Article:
Weather condition classification
The weather in Antarctica can be highly variable, and the weather conditions can often change dramatically in short periods of time. There are various classifications for describing weather conditions in Antarctica; restrictions given to workers during the different conditions vary by station and nation. In Antarctic, there are different stations scattered everywhere in Antarctica, 16 total in Antarctica (Amery, Burger Hills, Cape Poinsett, Casey, Davis, Dumont D'urville, Haupt Nunatak, Law Dome, Mawson, McMurdo, Mirnyj, Novolazarevskaja, Skiway South, Syowa, Whoop Whoop and Wilkins Runway) and one in sub-Antarctica (Macquarie Island). The three places that have the lowest temperature are Amery, Law Dome and Wilkins Runway (temperature in order: -24.1, -12.8,-10.2).
Nearly all of Antarctica is covered by a sheet of ice that is, on average, a mile thick or more (1.6 km). Antarctica contains 90% of the world's ice and more than 70% of its fresh water. If all the land-ice covering Antarctica were to melt — around 30 million cubic kilometres (7.2 million cubic miles) of ice — the seas would rise by over 60 metres (200 feet). This is, however, very unlikely within the next few centuries. The Antarctic is so cold that even with increases of a few degrees, temperatures would generally remain below the melting point of ice. Higher temperatures are expected to lead to more snow, which would increase the amount of ice in Antarctica, offsetting approximately one third of the expected sea level rise from thermal expansion of the oceans. During a recent decade, East Antarctica thickened at an average rate of about 1.8 centimetres per year while West Antarctica showed an overall thinning of 0.9 centimetres per year. For the contribution of Antarctica to present and future sea level change, see sea level rise. Because ice flows, albeit slowly, the ice within the ice sheet is younger than the age of the sheet itself.
|Percent||Mean ice thickness
|Inland ice sheet||11,965,700||85.97||2,450||29,324,700||97.00|
|Glacier ice (total)||13,586,380||2,160||30,109,800¹|
|¹The total ice volume is different from the sum of the component parts because individual figures have been rounded.|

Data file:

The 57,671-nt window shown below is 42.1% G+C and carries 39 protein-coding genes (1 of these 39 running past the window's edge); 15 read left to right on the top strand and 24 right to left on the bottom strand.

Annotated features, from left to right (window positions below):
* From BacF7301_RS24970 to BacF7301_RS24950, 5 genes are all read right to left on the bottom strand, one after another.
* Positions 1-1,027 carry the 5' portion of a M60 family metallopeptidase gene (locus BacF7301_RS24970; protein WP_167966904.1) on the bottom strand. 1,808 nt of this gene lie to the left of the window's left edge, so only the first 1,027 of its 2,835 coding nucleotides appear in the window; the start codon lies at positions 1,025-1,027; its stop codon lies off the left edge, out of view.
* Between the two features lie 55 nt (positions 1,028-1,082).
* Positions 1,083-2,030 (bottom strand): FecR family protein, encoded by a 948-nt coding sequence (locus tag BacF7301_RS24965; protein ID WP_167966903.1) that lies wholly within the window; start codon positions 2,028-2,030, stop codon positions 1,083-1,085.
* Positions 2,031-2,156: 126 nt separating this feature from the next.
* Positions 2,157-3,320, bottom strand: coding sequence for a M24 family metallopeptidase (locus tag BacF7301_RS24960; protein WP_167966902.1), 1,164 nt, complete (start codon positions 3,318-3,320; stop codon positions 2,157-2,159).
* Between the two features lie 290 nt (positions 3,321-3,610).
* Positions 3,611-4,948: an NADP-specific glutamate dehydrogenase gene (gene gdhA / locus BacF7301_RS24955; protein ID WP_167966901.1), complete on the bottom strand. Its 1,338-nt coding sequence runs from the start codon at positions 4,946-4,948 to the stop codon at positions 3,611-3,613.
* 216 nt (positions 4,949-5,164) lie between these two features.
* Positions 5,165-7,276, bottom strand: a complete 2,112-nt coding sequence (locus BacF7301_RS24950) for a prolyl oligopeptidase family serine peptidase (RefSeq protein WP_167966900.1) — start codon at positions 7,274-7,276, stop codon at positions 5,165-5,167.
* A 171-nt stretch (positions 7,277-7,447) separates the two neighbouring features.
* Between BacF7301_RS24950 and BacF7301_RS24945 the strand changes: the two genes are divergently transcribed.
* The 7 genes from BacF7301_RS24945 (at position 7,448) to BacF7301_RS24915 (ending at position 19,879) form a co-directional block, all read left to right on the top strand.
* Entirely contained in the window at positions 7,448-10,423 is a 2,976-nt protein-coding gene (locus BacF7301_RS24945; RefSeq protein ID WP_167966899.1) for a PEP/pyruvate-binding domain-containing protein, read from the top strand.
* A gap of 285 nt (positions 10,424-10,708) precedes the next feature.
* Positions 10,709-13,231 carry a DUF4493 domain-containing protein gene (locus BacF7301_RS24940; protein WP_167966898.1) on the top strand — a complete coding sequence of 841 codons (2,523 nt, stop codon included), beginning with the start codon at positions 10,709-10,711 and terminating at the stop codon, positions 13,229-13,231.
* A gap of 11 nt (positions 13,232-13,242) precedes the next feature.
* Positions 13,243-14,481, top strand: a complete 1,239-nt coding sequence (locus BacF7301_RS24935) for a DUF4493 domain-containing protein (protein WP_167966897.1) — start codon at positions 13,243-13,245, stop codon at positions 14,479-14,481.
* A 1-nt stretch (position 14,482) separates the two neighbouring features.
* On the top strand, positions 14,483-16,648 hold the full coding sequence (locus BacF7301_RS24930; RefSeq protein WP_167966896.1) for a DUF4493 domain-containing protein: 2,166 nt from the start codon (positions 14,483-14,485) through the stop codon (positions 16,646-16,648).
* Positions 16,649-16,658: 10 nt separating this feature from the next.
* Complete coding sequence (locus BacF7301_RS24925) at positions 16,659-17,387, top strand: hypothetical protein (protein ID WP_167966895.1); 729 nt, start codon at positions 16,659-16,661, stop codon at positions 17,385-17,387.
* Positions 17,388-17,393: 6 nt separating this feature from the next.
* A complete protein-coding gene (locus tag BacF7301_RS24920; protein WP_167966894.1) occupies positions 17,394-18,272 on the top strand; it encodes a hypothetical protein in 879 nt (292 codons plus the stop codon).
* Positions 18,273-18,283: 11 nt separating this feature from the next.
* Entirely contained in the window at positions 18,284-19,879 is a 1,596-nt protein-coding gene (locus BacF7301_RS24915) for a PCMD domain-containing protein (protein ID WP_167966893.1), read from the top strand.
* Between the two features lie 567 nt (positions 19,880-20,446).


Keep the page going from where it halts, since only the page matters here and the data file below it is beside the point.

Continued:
|West Antarctica (excluding Antarctic Peninsula)|
|Inland ice sheet||1,809,760||1,780||3,221,400|
|Inland ice sheet||300,380||610||183,200|
|Ross Ice Shelf|
|Filchner-Ronne Ice Shelf|
This section needs attention from an expert in glaciers. The specific problem is: unintelligible English and lack of clarity.(April 2017)
About 75% of the coastline of Antarctica is ice shelves. The utmost parts consist of floating ice until the grounding line of land based glaciers is reached, which is determined through affords such as Operation IceBridge. Ice shelves lose mass through iceberg breakup (calving), or basal melting (at the foot of the glacier, when warm ocean water impacts), and this can affect ice sheet stability when the land based glaciers start to retreat; melting or breakup of floating shelf ice does not directly affect global sea levels, however, when sea ice freezes, it preferentially expels salt, in the process becoming purer than the sea water it is floating in. Pure water is less dense than salty water, so when the ice melts it will overflow the 'hole in the water' that the ice had occupied, and when it overflows, it raises the water level.
Known changes in coastline ice:
- Around the Antarctic Peninsula:
- 1936–1989: Wordie Ice Shelf significantly reduced in size.
- 1995: Ice in the Prince Gustav Channel disintegrated.